/ antinomianism / Rut Etheridge III

Our Father's Likeness

What is your gut reaction, honestly, when you hear the phrase: “Obedience to God’s law”?  Do you smile, or do you cringe?  And why?

In the previous entry on this subject, we considered our tendency to think of the Lord Jesus in terms more appropriate to Superman than to the Savior.  We appreciate that he’s saved us from God’s wrath against us as sinners, but we struggle to surrender the autonomy which is the essence of our sinfulness.  We want rescue more than we want redemption.  Yet Scripture teaches us that salvation in Christ is about far more than being rescued from the consequences of our sin.  Salvation has to do not only with what we’re saved from, but what we’re saved for: a life lived more and more in keeping with God’s moral law.

Sadly, however, when so many Christians hear the word “law” in a discussion about God, they bristle.  In our contemporary Christian culture, the word has become synonymous with legalism.  Legalism, however, is an abuse of God’s law resulting from its being redacted or reduced (Deuteronomy 4:1-2; Matthew 5:19.)  Abusing God’s word is inevitably abusive to God’s people.

Relationally cold, unnecessarily strict homes and churches are spiritual dungeons in which Christians suffer deeply.  Their pain is redoubled when they are told by parents, pastors and teachers that the soul-chilling strictures forced upon them are Scriptural.  They intuitively understand that the commands of God reflect the character of God, so they inevitably believe that God is as cruel as the crushing moral/spiritual convictions pressed upon them.  Jesus railed against the Pharisees for this very reason.  Their shameful treatment of God’s Word in effect slandered God himself, presenting a false image of God to his people.  Jesus, the true image of the invisible God (Hebrews 1:1-4), came in large part to cleanse God’s people from false understandings of their Father.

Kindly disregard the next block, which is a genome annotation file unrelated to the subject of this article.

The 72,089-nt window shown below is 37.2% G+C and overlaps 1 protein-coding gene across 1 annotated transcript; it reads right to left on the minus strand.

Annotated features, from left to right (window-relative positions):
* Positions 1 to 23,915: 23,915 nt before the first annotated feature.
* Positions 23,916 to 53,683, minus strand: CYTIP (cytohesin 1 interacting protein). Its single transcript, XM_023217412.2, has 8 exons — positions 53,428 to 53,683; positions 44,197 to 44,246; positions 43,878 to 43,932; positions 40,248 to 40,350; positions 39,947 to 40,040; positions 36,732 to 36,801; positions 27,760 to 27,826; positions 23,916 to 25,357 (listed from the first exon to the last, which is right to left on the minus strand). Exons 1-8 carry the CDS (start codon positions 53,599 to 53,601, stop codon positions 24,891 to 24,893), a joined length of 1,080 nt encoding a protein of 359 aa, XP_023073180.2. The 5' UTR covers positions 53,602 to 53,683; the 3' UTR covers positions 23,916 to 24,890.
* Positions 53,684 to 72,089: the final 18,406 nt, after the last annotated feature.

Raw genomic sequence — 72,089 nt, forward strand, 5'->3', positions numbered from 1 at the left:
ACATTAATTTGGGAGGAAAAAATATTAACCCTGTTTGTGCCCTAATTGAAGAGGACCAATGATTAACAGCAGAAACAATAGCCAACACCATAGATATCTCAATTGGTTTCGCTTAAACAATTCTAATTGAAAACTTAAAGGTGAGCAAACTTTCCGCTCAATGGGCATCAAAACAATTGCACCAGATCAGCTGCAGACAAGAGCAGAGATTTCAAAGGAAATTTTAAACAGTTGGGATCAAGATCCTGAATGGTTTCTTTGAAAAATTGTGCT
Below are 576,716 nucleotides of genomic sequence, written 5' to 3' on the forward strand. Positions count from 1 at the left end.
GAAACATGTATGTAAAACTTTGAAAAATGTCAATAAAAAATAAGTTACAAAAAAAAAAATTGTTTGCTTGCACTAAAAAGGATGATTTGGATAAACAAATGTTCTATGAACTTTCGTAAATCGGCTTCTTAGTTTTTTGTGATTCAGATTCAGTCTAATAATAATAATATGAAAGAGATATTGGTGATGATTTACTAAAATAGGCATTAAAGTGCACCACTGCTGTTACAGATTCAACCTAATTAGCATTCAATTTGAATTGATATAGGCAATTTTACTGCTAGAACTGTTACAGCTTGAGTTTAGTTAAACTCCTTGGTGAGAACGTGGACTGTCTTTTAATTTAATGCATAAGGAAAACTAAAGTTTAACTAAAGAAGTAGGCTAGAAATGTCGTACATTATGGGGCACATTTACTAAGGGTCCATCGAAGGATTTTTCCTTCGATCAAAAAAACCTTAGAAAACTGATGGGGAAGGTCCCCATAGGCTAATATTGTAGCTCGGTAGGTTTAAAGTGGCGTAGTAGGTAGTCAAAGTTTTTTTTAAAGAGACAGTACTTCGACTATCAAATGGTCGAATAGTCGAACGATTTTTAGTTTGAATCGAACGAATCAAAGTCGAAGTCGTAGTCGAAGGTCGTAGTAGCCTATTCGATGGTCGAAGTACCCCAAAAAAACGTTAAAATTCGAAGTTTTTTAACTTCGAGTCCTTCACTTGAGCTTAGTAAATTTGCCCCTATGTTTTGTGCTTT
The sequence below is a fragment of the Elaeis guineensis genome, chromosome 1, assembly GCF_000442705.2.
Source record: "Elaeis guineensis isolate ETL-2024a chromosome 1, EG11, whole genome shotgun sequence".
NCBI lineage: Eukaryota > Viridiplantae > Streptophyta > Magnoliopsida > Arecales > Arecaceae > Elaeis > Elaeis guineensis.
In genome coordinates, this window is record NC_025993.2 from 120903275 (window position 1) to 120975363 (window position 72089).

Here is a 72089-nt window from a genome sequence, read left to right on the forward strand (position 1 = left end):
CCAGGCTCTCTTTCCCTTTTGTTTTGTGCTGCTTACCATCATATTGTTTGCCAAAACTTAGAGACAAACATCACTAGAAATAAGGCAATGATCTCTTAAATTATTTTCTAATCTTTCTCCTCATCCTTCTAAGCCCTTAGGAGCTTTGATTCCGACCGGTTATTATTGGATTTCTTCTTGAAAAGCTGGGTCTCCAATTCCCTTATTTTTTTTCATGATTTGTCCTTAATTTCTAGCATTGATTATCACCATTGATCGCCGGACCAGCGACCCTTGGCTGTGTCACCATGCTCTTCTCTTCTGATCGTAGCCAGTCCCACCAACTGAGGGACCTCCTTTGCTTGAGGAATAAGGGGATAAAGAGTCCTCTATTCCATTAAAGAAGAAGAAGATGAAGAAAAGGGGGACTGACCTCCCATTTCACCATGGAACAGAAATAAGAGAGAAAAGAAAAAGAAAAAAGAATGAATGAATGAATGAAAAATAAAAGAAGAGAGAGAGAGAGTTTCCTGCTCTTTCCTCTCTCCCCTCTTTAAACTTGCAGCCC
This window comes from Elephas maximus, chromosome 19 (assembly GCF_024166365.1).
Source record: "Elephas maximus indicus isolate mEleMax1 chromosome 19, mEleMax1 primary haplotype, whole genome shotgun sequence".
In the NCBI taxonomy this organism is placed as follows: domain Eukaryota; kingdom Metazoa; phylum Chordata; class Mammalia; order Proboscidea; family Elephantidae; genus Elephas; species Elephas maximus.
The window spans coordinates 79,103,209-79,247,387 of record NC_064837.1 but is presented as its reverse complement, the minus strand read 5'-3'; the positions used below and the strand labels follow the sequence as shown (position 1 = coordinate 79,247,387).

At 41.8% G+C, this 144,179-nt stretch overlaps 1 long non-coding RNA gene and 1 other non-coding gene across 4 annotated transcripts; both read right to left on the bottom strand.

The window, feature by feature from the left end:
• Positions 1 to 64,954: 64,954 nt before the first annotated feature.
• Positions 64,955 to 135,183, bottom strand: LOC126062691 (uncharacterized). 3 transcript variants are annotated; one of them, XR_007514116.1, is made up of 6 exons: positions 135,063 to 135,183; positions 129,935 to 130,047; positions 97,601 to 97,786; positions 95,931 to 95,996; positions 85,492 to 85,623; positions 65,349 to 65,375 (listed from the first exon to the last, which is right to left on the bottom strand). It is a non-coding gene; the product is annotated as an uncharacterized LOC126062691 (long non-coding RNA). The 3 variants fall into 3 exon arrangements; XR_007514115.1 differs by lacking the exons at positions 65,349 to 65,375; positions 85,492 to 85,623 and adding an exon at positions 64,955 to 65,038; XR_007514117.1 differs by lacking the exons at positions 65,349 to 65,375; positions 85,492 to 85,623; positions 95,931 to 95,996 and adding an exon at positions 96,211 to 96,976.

This cleansing is so much of Jesus’ intent in the Sermon on the Mount.  While teaching his disciples how to pray to, trust and be like their heavenly Father, he also emphasizes God’s universal reign and his unrelenting righteousness (Matthew 6:33).  God has the right to command, and his commands are right.  Jesus did not go to the cross because the law was evil; he went to the cross because our hearts were evil!

“Law”, then, in its most essential sense, expresses God’s authority and goodness.  God’s moral law, summarized in the ten commandments, is quite simply the character of God expressed in the form of commands.   This is why God identifies himself as Israel’s Lord and Savior immediately before formally declaring his law to them (Exodus 20).  The people redeemed by his grace were to live according to his law.

In the era of the Exodus, and in the rest of the Old Testament era, God’s redeemed people experienced his grace but looked forward to the fuller experience of that grace which would come with the Messiah.  One of the pivotal Old Testament prophecies on this subject is found in Jeremiah 31.  In verse 33, we learn that love for God’s law will mark the age of the Messiah:  “But this is the covenant that I will make with the house of Israel after those days, declares the LORD: I will put my law within them, and I will write it on their hearts. And I will be their God, and they shall be my people.”

In the New Testament (covenant) era, inaugurated by the life, death, resurrection and ascension of the Messiah, believers experience this new fullness of grace.  We are all the more empowered by the Holy Spirit (Acts 1:8ff, Romans 6-8) to love and live out the law of the Lord.  Paul puts it this way in Titus 2:11-14:  “For the grace of God has appeared, bringing salvation for all people, training us to renounce ungodliness and worldly passions, and to live self-controlled, upright, and godly lives in the present age …”